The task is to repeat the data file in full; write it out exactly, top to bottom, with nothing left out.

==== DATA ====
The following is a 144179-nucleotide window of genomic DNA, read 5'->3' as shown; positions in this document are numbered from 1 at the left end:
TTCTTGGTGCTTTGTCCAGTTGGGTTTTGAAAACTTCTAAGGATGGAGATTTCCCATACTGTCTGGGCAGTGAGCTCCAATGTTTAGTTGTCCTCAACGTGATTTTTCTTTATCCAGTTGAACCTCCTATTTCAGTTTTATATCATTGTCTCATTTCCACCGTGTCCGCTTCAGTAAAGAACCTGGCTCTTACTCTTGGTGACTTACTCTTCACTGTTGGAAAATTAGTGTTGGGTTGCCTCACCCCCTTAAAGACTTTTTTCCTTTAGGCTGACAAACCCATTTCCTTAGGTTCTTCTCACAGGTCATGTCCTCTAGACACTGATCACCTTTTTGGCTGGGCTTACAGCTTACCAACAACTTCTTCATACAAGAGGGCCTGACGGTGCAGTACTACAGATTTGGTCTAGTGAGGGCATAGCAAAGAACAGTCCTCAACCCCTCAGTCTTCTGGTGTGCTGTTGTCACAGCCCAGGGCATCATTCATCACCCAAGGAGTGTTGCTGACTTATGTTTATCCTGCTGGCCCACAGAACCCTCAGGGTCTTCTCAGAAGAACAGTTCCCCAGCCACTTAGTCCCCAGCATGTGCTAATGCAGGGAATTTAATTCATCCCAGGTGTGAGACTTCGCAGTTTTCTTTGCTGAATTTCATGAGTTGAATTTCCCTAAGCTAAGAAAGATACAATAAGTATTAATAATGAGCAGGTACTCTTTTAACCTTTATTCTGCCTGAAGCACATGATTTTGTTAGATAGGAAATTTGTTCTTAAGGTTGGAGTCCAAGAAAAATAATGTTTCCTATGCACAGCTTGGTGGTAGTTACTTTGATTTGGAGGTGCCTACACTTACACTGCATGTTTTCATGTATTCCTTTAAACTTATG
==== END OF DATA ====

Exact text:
The following is a 144179-nucleotide window of genomic DNA, read 5'->3' as shown; positions in this document are numbered from 1 at the left end:
TTCTTGGTGCTTTGTCCAGTTGGGTTTTGAAAACTTCTAAGGATGGAGATTTCCCATACTGTCTGGGCAGTGAGCTCCAATGTTTAGTTGTCCTCAACGTGATTTTTCTTTATCCAGTTGAACCTCCTATTTCAGTTTTATATCATTGTCTCATTTCCACCGTGTCCGCTTCAGTAAAGAACCTGGCTCTTACTCTTGGTGACTTACTCTTCACTGTTGGAAAATTAGTGTTGGGTTGCCTCACCCCCTTAAAGACTTTTTTCCTTTAGGCTGACAAACCCATTTCCTTAGGTTCTTCTCACAGGTCATGTCCTCTAGACACTGATCACCTTTTTGGCTGGGCTTACAGCTTACCAACAACTTCTTCATACAAGAGGGCCTGACGGTGCAGTACTACAGATTTGGTCTAGTGAGGGCATAGCAAAGAACAGTCCTCAACCCCTCAGTCTTCTGGTGTGCTGTTGTCACAGCCCAGGGCATCATTCATCACCCAAGGAGTGTTGCTGACTTATGTTTATCCTGCTGGCCCACAGAACCCTCAGGGTCTTCTCAGAAGAACAGTTCCCCAGCCACTTAGTCCCCAGCATGTGCTAATGCAGGGAATTTAATTCATCCCAGGTGTGAGACTTCGCAGTTTTCTTTGCTGAATTTCATGAGTTGAATTTCCCTAAGCTAAGAAAGATACAATAAGTATTAATAATGAGCAGGTACTCTTTTAACCTTTATTCTGCCTGAAGCACATGATTTTGTTAGATAGGAAATTTGTTCTTAAGGTTGGAGTCCAAGAAAAATAATGTTTCCTATGCACAGCTTGGTGGTAGTTACTTTGATTTGGAGGTGCCTACACTTACACTGCATGTTTTCATGTATTCCTTTAAACTTATG